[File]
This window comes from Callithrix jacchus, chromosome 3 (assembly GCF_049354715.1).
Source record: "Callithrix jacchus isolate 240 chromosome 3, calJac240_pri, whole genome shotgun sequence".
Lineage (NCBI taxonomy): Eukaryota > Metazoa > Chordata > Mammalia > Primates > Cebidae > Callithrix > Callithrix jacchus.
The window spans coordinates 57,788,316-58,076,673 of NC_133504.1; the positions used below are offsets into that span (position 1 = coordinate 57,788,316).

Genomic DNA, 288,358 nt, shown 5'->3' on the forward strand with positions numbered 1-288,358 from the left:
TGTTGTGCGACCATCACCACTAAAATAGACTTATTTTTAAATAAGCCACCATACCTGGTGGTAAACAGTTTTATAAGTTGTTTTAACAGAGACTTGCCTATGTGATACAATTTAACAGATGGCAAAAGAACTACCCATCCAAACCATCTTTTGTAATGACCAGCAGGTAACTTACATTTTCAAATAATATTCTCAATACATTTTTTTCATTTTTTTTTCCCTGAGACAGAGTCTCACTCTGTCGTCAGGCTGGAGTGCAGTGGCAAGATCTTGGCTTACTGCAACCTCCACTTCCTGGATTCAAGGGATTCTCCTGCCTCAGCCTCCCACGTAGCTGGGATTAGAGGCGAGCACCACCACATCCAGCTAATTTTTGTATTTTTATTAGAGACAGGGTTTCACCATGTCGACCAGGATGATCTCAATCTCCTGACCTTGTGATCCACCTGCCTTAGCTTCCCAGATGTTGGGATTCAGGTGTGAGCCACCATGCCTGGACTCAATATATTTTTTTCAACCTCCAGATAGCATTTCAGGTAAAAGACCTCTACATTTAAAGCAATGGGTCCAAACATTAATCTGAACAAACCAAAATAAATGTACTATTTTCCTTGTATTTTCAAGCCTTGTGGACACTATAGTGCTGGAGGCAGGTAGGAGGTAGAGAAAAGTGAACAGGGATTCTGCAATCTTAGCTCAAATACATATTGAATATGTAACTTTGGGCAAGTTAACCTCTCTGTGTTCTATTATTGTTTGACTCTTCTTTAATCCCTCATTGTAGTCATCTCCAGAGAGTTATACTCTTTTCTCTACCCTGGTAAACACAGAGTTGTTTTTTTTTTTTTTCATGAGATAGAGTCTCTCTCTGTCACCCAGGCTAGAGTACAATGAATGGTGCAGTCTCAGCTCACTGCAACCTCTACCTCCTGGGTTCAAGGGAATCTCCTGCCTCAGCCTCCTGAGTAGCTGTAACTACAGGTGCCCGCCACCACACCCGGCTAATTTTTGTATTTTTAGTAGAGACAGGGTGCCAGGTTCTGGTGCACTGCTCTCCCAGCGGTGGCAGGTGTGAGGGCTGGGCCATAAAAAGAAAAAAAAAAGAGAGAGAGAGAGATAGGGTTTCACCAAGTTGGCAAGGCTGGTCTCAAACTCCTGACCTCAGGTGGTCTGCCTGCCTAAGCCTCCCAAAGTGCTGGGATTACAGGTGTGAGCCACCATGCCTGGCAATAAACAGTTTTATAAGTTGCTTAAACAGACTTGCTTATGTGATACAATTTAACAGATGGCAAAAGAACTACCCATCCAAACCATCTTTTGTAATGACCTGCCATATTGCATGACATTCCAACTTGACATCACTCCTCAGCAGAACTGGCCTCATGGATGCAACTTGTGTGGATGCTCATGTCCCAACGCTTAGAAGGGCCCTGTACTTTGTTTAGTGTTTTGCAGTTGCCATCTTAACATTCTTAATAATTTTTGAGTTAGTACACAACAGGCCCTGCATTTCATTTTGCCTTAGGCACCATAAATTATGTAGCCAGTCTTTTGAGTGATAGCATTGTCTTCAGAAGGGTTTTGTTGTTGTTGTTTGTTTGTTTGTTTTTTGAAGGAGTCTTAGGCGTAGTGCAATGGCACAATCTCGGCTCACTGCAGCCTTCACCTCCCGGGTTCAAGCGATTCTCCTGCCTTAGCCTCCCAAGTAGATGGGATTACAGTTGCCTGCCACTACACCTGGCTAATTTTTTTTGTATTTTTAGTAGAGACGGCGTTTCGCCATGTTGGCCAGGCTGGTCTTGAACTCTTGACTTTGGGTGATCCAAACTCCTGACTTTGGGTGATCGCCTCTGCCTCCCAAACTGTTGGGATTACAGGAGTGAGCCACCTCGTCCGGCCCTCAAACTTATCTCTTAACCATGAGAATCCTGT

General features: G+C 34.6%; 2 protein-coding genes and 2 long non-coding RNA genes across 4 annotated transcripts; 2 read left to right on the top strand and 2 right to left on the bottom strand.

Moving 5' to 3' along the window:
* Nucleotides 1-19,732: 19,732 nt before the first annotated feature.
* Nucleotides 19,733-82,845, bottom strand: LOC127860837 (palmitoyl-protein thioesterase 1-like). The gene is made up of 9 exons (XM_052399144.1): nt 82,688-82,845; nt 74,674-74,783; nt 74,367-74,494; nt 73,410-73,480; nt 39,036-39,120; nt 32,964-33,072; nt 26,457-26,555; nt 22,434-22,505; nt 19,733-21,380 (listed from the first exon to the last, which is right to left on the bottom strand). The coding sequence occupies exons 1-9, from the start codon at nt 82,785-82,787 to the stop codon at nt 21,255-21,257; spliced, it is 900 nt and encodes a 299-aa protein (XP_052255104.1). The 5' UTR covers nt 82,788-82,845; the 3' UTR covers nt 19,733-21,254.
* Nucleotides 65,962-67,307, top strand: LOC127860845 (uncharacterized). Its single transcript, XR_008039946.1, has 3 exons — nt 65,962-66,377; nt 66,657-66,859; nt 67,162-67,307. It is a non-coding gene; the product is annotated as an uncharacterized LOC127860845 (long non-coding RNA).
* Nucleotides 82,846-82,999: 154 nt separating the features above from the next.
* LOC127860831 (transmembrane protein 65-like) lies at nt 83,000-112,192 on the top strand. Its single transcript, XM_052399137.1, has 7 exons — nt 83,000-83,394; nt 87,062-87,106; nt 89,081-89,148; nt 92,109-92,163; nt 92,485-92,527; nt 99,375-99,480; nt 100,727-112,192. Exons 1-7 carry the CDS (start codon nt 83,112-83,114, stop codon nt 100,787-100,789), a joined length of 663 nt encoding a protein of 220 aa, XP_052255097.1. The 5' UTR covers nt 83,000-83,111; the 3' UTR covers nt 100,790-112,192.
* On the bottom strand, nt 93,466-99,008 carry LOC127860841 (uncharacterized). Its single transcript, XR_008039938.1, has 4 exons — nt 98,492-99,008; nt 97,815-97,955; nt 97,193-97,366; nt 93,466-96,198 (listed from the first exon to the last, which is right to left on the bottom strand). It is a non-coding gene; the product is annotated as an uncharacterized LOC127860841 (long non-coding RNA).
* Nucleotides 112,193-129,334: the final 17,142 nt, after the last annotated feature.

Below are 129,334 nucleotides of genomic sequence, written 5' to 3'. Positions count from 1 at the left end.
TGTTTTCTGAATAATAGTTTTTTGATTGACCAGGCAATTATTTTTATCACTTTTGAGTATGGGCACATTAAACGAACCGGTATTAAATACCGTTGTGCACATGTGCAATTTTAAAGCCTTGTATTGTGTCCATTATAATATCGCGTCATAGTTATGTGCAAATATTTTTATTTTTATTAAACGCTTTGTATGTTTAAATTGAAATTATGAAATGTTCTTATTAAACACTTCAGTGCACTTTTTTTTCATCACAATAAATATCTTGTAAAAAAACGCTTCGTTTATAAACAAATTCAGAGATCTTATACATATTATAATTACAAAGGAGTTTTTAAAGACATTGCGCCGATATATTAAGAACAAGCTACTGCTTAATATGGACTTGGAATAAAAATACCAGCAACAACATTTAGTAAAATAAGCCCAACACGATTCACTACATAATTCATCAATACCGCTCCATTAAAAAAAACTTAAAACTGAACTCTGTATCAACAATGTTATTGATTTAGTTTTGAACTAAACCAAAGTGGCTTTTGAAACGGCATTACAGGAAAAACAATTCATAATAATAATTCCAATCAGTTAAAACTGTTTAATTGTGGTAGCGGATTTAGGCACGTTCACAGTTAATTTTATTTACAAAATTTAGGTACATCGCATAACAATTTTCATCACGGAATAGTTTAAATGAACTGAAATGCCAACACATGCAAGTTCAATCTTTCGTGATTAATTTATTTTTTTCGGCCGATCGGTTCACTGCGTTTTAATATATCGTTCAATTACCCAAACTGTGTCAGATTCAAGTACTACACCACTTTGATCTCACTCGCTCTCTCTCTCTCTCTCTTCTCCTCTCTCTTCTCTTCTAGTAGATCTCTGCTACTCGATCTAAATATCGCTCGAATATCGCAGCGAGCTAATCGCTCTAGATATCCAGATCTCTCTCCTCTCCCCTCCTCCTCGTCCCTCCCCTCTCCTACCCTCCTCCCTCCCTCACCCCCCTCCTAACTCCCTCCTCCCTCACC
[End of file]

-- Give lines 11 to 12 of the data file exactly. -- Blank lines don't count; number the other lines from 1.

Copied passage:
* Nucleotides 65,962-67,307, top strand: LOC127860845 (uncharacterized). Its single transcript, XR_008039946.1, has 3 exons — nt 65,962-66,377; nt 66,657-66,859; nt 67,162-67,307. It is a non-coding gene; the product is annotated as an uncharacterized LOC127860845 (long non-coding RNA).
* Nucleotides 82,846-82,999: 154 nt separating the features above from the next.